Successfully Building Long-Lasting Relationships: Melissa Glenn’s Key to BusinessJan 17, 2021 01:17PM ● By Wendy Townley
Photography by Bill Sitzmann
There exists an unmistakable thread that weaves its way through Melissa Glenn’s life. The SBA relationship manager at Core Bank and co-host of “The Core Experience” podcast has made personal and professional choices that are tied with the same theme: respectful, genuine, long-lasting relationships.
Glenn isn’t one to step ankle-deep into any given opportunity. Instead, this Nebraska native has invested her whole self with each and every “yes.”
“For all of the bad things [in our world], there are more people who want to make it better and ways to make it happen,” said Glenn, who falls into this category.
Her relationship roots run deep, beginning with her close-knit family and memorable childhood. Glenn grew up outside North Platte, in rural Lincoln County. While a freshman at North Platte High School, Glenn quickly discovered her passion for people. Her goal was to meet and get to know as many of her classmates as possible before graduating.
“I was friends with a lot of different groups,” Glenn recalled. “It’s much how I am now.”
Another pivotal experience for Glenn was her participation in VICA (Vocational Industrial Clubs of America) while in high school. The competitions proved to spark her interest in teamwork and partnerships, as a student and in the future.
After graduating from high school in 2001, Glenn packed her belongings and headed east to Lincoln. “I always knew I wanted to be a Husker,” she said with a smile.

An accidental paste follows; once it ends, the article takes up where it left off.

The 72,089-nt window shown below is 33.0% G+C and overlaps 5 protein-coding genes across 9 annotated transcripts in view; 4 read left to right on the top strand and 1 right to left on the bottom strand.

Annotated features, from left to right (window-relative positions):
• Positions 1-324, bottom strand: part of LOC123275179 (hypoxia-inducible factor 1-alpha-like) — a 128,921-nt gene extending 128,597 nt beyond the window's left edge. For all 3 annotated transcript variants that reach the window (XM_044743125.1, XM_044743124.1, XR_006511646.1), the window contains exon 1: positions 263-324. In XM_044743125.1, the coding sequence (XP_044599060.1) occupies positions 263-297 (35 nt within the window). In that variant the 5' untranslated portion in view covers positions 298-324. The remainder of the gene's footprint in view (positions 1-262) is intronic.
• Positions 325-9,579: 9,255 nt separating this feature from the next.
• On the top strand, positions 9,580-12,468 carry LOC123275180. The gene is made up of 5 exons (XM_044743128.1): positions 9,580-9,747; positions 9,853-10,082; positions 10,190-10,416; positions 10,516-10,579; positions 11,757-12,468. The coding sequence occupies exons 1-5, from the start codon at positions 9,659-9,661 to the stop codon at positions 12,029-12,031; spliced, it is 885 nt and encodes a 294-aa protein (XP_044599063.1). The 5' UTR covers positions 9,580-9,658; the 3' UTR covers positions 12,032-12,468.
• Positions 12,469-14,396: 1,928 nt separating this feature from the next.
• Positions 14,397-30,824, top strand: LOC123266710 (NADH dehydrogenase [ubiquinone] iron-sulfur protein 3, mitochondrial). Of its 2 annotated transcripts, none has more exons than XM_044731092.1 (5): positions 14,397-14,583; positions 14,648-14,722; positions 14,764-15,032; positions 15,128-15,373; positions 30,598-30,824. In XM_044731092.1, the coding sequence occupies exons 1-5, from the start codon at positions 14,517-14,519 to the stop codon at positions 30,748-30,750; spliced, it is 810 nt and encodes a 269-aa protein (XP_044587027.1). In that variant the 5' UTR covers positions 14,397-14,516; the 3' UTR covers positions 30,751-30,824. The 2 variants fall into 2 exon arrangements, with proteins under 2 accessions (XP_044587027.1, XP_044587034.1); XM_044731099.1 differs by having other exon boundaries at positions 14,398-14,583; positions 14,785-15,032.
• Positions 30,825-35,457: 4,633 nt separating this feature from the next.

She lived on campus at the University of Nebraska-Lincoln and described the first few weeks as a “real eye-opener.” Within a few short days she transitioned from living in a much smaller, more rural community to living in a dorm with other college students from around the state and
What little longing she held for home dissipated as she met new people and began attending classes. It was a business education that Glenn was after—not just the dollars and cents of a business career but also the puzzle pieces that required assembly; and the relationships that made it all possible.
“I love how everything comes together with a business,” she explained. “You have to have a product, service knowledge, experience, and know-how to put a team together. You have to work with others. It takes a bunch of different specialties and putting it all together into one organization.”
This understanding of teamwork and appreciation of community struck home for Glenn, quite literally, on June 25, 1989, when a summertime tornado damaged her house. No one was seriously injured or killed, but Glenn, who was 6 years old at the time, recalled the life lessons that followed—and remain even today.
“You can have plans, but life may not turn out the way you thought it would,” she said. “It taught me the importance of friends, family, your community. People checked on us, neighbors came over to see what we might need. Something like this highlights the importance of people around you. We were lucky to be alive.”
Glenn holds close the value of community. It’s reflective in her professional achievements since college, evident by a simple scan of her past titles: relationship manager, team manager, and innovative strategy and retention manager. Her board and community involvement strike the same tone, serving organizations such as Project4Kids, YMCA, Friends of Nebraska Children, Women’s Fund of Greater Omaha, and SkillsUSA, to name a few.
“Friends and family are vitally important to Melissa,” explained Michelle Foley, vice president of transplant software operations for CareDX and a former classmate of Glenn’s in the University of Nebraska at Omaha’s Executive MBA program. “Everything she does revolves around her family and friends. I’m not sure if Melissa has ever met a person she doesn’t like. She is inclusive and others-centered. The fact that Melissa treats every person as a family member speaks volumes about her.”
Visit corebank.com/podcast to hear the podcast that has connection to community and business.
This letter was in the February/March 2021 issue of B2B.